BISMARCK, N.D. (AP) — The Stark County Commission acted properly when it approved land-use changes to allow development of a new coal mine, gasification factory and electric power plant in southwestern North Dakota, the state Supreme Court ruled Thursday.

The Dakota Resource Council, an environmental group based in Dickinson, and several neighboring landowners said the commission granted the changes without demanding more information, including the project's suggested coal hauling routes, water drainage maps and land reclamation plans.

The Supreme Court rejected those arguments in a unanimous opinion Thursday. Its opinion, written by Justice Mary Muehlen Maring, said the mine developer will have to provide the data later, when it applies for a "land disturbance permit" that it will need to begin digging coal.

Great Northern Project Development LP, a Houston company that controls vast coal reserves in southwestern North Dakota, wants to construct a coal mine and processing facilities on more than 8,000 acres near South Heart, a community about 12 miles west of Dickinson.

Great Northern's coal mining plan, which was filed by a subsidiary, South Heart Coal LLC, is pending before the state Public Service Commission. The Dakota Resource Council and another environmental group, the Dacotah chapter of the Sierra Club, are suing the commission's three members, saying they illegally accepted campaign contributions from a project developer.

The Stark County Commission has already approved zoning and land-use changes that would allow the project. The Dakota Resource Council argued that during that process, Great Northern should have provided the detailed information that it must supply to get a land disturbance permit.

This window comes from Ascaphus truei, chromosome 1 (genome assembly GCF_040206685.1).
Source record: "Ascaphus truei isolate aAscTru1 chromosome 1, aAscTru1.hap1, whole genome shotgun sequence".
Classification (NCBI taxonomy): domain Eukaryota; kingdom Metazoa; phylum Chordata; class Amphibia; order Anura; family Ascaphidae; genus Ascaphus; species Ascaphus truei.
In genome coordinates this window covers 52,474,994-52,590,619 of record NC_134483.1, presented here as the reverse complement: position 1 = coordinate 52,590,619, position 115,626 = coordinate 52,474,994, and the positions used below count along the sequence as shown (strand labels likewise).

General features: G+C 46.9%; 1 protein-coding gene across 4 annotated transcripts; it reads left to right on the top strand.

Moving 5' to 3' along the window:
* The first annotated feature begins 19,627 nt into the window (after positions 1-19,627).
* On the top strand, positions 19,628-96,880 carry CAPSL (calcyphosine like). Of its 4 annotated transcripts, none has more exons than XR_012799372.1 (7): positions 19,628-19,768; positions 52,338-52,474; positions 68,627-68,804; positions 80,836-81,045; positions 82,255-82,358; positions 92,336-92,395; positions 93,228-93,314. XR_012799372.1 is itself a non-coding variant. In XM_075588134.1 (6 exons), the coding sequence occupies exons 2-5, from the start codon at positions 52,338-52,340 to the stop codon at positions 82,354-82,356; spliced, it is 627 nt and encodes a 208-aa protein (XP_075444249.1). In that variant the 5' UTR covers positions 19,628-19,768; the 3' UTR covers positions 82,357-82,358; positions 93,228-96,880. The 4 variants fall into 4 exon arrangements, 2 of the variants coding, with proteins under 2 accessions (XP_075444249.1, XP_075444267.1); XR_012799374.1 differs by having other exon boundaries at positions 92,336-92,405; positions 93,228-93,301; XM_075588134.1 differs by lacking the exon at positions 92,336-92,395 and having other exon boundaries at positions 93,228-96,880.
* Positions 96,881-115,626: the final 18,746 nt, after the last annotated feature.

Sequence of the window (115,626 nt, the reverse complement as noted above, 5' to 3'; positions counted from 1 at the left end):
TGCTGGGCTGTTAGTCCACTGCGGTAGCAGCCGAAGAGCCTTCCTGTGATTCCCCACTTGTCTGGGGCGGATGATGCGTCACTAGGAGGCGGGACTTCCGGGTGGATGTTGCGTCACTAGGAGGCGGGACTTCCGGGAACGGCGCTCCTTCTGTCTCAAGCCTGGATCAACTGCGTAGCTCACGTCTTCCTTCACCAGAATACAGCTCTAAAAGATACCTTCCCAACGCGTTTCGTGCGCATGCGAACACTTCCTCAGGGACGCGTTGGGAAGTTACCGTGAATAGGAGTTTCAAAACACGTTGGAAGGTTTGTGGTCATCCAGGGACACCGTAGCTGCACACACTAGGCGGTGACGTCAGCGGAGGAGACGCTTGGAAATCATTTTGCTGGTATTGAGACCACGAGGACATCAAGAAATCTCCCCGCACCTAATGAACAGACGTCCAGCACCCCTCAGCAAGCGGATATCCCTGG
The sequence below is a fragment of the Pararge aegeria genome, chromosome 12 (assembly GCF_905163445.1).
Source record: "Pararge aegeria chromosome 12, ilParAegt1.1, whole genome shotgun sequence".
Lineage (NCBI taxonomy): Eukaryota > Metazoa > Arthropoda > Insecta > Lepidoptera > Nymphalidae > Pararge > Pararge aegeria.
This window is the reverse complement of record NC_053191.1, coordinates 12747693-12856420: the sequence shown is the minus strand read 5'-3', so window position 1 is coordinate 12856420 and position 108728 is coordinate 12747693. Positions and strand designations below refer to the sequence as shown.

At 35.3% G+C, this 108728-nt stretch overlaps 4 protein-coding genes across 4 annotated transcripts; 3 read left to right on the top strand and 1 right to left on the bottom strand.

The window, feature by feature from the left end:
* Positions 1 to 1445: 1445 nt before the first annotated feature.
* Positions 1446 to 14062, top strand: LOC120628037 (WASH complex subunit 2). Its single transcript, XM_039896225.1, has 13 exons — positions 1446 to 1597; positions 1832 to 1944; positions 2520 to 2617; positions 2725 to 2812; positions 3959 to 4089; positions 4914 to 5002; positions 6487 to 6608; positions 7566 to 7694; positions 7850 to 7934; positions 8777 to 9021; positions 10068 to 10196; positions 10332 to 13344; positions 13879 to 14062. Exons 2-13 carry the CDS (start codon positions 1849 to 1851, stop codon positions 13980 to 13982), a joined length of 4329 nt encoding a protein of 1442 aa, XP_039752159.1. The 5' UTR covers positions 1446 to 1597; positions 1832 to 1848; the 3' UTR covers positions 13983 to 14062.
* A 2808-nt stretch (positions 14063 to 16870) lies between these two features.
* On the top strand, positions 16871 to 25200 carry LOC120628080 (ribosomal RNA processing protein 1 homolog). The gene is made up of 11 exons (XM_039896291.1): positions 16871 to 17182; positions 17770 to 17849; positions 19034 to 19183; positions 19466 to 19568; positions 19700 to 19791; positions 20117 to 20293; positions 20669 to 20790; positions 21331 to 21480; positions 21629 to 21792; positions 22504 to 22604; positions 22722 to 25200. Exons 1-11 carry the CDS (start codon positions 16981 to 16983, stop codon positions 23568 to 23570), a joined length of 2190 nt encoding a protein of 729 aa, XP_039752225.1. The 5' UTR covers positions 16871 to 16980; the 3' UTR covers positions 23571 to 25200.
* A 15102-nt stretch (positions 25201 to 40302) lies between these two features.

Derrick Braaten, an attorney for the Dakota Resource Council, said the distinction was important because the Stark County Commission will not be required to hold public hearings on the land disturbance permit application.

Information about Great Northern's mining and land reclamation plans would have been useful for affected property owners to examine during the zoning process, which did require a public hearing, Braaten said Thursday.

Richard Voss, a Great Northern vice president for project development, said the company hoped to get its coal mining siting permit from the Public Service Commission by year's end.

He said the scope of the project was flexible. Construction of coal gasification and electric power plants and a chemical fertilizer factory "is not cast in stone, but that's what we're shooting for, is to develop it to that extent," Voss said.

"A lot of it will depend, of course, on the economy, the final customers and so forth," Voss said Thursday. "The markets and the technologies, as they evolve, will really dictate what the products will be."

Braaten said the Stark County Commission could hold public hearings on the land disturbance permit, even though the county's rules do not require the commission to do so.

"When (Great Northern) goes back, there's a lot of information that they need to submit here, and it's going to be through a process that does not require them to allow the community to be involved," Braaten said. "I think that community involvement is really important."